Sunday, July 14, 2013

Escape from Boredom: Why Characters Leave Home

So far as you are able to tell, you came to reading with no expectations beyond cultural prompts from your immediate family, most notably your sister, who introduced a conspiratorial note.  "Learning to read will help you escape from places you don't like,"  she told you.  "You'll see."

She was right.  You did see.  

You're aware of your mother often reading novels.  "When you can read,"  she said, "you'll be able to read books like these."

She, too, was right.

Your father seemed, in your memory, more given to magazines and crossword puzzles.  He even had magazines whose contents were entirely crossword puzzles.  Once, after you'd learned to read, you were home from school with some childhood illness, your father brought you such a magazine.  "See how you like these,"  he said.

The cultural strata into which you were born was in effect a roller coaster ride to the learning of reading, the rises and dips enhanced by parents and a sibling who were themselves readers.  You learned to read as a natural course of events, as you'd learned to tie your shoes, brush your teeth, and, when the time came for you to need eyeglasses, to clean the lenses.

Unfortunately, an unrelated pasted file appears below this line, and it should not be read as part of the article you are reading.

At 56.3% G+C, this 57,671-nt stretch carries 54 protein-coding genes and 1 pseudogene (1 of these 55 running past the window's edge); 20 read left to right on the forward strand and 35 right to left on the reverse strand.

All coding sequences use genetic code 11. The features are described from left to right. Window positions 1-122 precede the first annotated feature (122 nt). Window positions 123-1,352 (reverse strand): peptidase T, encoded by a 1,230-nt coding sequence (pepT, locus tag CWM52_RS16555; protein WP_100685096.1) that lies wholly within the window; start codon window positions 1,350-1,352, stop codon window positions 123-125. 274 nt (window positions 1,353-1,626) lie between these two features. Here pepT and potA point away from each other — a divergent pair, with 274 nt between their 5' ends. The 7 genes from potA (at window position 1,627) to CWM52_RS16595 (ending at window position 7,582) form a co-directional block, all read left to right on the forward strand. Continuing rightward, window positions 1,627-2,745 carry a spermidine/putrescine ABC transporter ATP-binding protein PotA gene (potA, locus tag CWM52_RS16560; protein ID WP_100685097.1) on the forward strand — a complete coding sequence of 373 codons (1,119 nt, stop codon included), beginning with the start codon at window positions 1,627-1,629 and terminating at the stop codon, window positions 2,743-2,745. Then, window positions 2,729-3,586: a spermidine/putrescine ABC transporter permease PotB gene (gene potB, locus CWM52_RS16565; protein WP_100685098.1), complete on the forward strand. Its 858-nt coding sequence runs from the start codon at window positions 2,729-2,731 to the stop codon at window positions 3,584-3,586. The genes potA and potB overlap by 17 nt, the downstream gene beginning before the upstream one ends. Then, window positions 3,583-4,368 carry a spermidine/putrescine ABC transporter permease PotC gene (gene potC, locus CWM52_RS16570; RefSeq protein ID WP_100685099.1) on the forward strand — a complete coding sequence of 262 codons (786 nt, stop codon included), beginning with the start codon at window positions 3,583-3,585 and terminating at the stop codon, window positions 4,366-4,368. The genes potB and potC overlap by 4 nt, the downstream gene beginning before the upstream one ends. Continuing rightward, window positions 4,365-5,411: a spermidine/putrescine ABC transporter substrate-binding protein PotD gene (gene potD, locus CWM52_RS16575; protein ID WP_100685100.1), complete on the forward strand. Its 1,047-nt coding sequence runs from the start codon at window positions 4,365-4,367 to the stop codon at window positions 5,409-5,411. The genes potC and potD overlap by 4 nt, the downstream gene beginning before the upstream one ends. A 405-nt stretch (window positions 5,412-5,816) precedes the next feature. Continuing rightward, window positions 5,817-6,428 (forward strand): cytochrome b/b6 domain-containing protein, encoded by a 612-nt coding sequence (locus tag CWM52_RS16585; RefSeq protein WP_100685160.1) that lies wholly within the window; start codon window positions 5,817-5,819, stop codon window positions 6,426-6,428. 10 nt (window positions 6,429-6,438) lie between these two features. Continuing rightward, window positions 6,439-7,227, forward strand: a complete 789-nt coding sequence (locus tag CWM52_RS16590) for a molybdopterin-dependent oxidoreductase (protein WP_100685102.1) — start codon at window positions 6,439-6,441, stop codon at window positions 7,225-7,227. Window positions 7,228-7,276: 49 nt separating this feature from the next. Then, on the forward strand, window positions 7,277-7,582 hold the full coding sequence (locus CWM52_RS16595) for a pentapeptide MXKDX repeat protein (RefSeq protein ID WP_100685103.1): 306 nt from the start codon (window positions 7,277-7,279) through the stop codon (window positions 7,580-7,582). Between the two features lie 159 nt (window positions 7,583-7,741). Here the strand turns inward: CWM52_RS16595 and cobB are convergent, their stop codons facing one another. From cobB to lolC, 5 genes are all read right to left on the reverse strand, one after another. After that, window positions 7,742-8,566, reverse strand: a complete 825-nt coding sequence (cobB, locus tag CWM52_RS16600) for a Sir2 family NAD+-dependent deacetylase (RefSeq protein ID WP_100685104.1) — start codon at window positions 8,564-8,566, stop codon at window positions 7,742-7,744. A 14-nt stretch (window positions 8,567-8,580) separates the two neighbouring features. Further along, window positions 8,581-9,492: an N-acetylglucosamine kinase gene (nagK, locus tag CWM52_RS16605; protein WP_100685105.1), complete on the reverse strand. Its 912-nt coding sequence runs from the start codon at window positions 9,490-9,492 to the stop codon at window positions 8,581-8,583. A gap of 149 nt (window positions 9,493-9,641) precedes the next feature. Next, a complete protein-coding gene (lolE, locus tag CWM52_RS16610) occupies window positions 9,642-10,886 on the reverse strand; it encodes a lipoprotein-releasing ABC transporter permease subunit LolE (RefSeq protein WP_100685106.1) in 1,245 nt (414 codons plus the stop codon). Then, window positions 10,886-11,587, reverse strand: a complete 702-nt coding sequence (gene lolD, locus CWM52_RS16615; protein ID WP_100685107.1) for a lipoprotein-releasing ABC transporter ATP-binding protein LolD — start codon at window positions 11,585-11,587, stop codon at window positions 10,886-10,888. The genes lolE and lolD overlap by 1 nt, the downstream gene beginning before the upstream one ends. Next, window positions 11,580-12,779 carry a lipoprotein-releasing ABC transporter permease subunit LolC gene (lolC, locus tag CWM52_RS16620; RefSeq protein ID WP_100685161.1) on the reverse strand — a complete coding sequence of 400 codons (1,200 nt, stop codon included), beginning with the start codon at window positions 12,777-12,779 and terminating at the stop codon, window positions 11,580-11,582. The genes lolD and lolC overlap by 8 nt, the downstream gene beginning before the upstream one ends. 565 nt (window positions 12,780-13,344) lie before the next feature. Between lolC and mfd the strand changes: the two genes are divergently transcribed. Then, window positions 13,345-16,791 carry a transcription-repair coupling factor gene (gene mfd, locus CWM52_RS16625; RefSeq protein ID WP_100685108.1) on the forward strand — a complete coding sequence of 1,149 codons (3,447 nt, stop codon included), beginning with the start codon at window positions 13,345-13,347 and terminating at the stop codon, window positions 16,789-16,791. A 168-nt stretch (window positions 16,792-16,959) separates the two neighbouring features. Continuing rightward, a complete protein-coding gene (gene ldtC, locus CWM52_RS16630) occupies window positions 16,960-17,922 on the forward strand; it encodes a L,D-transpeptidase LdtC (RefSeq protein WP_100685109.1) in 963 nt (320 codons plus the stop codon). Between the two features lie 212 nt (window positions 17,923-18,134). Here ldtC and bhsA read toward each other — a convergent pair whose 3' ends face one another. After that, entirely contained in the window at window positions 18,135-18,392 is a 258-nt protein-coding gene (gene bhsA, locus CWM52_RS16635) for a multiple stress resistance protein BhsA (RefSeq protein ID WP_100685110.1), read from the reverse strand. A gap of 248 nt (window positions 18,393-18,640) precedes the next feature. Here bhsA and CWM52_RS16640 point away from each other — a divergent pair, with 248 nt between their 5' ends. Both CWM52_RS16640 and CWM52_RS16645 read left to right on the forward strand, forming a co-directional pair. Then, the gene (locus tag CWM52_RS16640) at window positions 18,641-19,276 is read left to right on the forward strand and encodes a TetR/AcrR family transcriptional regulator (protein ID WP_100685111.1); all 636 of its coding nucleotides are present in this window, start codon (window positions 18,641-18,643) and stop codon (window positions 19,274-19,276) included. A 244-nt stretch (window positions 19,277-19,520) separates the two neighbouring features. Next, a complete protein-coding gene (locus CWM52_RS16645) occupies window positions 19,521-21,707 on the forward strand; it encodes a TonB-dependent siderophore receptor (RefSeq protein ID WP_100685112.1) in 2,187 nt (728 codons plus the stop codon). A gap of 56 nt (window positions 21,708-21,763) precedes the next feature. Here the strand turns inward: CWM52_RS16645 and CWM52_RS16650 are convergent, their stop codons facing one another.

You took well to reading.  When you were ten, your sister took you to the main branch of the Providence, Rhode Island, Library, and shepherded you through the mechanisms of securing your own library card.  Two weeks later, you were asked to wait in a room at the library until your mother arrived, whereupon the librarian who'd detained you informed your mother that you'd attempted to check out James Joyce's novel, Ulysses.

You'd heard about the novel and were curious.  Thanks to your mother, you were able to bring it home.  You spent some time trying to make sense of it--any sense at all.  You've spent at least fifty years, at various times inching your way to a greater understanding of that novel.